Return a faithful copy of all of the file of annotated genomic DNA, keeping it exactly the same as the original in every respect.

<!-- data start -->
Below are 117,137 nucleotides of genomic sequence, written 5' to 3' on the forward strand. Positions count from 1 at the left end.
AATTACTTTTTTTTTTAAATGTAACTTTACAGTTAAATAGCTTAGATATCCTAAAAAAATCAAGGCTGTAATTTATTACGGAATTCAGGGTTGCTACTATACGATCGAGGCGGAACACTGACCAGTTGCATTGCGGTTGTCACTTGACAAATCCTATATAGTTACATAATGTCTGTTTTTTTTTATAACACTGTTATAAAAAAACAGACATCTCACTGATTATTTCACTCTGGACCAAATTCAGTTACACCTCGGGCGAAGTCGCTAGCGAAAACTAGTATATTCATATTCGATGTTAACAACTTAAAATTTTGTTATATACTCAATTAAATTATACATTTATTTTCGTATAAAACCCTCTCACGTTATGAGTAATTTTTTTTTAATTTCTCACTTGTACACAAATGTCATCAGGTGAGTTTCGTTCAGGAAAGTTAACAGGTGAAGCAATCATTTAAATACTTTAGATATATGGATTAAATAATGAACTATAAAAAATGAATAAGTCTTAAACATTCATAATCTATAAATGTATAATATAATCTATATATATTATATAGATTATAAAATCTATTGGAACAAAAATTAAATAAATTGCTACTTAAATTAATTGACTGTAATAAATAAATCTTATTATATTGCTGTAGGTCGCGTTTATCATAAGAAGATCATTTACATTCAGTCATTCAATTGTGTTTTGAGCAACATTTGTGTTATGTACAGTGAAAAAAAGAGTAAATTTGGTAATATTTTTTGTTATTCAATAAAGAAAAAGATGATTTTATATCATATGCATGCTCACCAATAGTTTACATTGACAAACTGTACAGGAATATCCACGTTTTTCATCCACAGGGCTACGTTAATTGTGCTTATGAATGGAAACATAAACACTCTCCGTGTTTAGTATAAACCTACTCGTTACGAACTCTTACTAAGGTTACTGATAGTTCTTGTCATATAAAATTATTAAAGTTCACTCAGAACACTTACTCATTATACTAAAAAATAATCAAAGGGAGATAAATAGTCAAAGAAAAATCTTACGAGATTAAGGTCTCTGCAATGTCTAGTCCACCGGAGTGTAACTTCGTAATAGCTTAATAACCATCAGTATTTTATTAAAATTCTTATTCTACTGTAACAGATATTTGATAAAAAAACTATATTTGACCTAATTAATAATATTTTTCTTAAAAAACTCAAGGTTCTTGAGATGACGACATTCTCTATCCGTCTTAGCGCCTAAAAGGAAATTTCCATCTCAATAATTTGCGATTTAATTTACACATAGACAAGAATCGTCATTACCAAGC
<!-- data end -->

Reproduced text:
Below are 117,137 nucleotides of genomic sequence, written 5' to 3' on the forward strand. Positions count from 1 at the left end.
AATTACTTTTTTTTTTAAATGTAACTTTACAGTTAAATAGCTTAGATATCCTAAAAAAATCAAGGCTGTAATTTATTACGGAATTCAGGGTTGCTACTATACGATCGAGGCGGAACACTGACCAGTTGCATTGCGGTTGTCACTTGACAAATCCTATATAGTTACATAATGTCTGTTTTTTTTTATAACACTGTTATAAAAAAACAGACATCTCACTGATTATTTCACTCTGGACCAAATTCAGTTACACCTCGGGCGAAGTCGCTAGCGAAAACTAGTATATTCATATTCGATGTTAACAACTTAAAATTTTGTTATATACTCAATTAAATTATACATTTATTTTCGTATAAAACCCTCTCACGTTATGAGTAATTTTTTTTTAATTTCTCACTTGTACACAAATGTCATCAGGTGAGTTTCGTTCAGGAAAGTTAACAGGTGAAGCAATCATTTAAATACTTTAGATATATGGATTAAATAATGAACTATAAAAAATGAATAAGTCTTAAACATTCATAATCTATAAATGTATAATATAATCTATATATATTATATAGATTATAAAATCTATTGGAACAAAAATTAAATAAATTGCTACTTAAATTAATTGACTGTAATAAATAAATCTTATTATATTGCTGTAGGTCGCGTTTATCATAAGAAGATCATTTACATTCAGTCATTCAATTGTGTTTTGAGCAACATTTGTGTTATGTACAGTGAAAAAAAGAGTAAATTTGGTAATATTTTTTGTTATTCAATAAAGAAAAAGATGATTTTATATCATATGCATGCTCACCAATAGTTTACATTGACAAACTGTACAGGAATATCCACGTTTTTCATCCACAGGGCTACGTTAATTGTGCTTATGAATGGAAACATAAACACTCTCCGTGTTTAGTATAAACCTACTCGTTACGAACTCTTACTAAGGTTACTGATAGTTCTTGTCATATAAAATTATTAAAGTTCACTCAGAACACTTACTCATTATACTAAAAAATAATCAAAGGGAGATAAATAGTCAAAGAAAAATCTTACGAGATTAAGGTCTCTGCAATGTCTAGTCCACCGGAGTGTAACTTCGTAATAGCTTAATAACCATCAGTATTTTATTAAAATTCTTATTCTACTGTAACAGATATTTGATAAAAAAACTATATTTGACCTAATTAATAATATTTTTCTTAAAAAACTCAAGGTTCTTGAGATGACGACATTCTCTATCCGTCTTAGCGCCTAAAAGGAAATTTCCATCTCAATAATTTGCGATTTAATTTACACATAGACAAGAATCGTCATTACCAAGC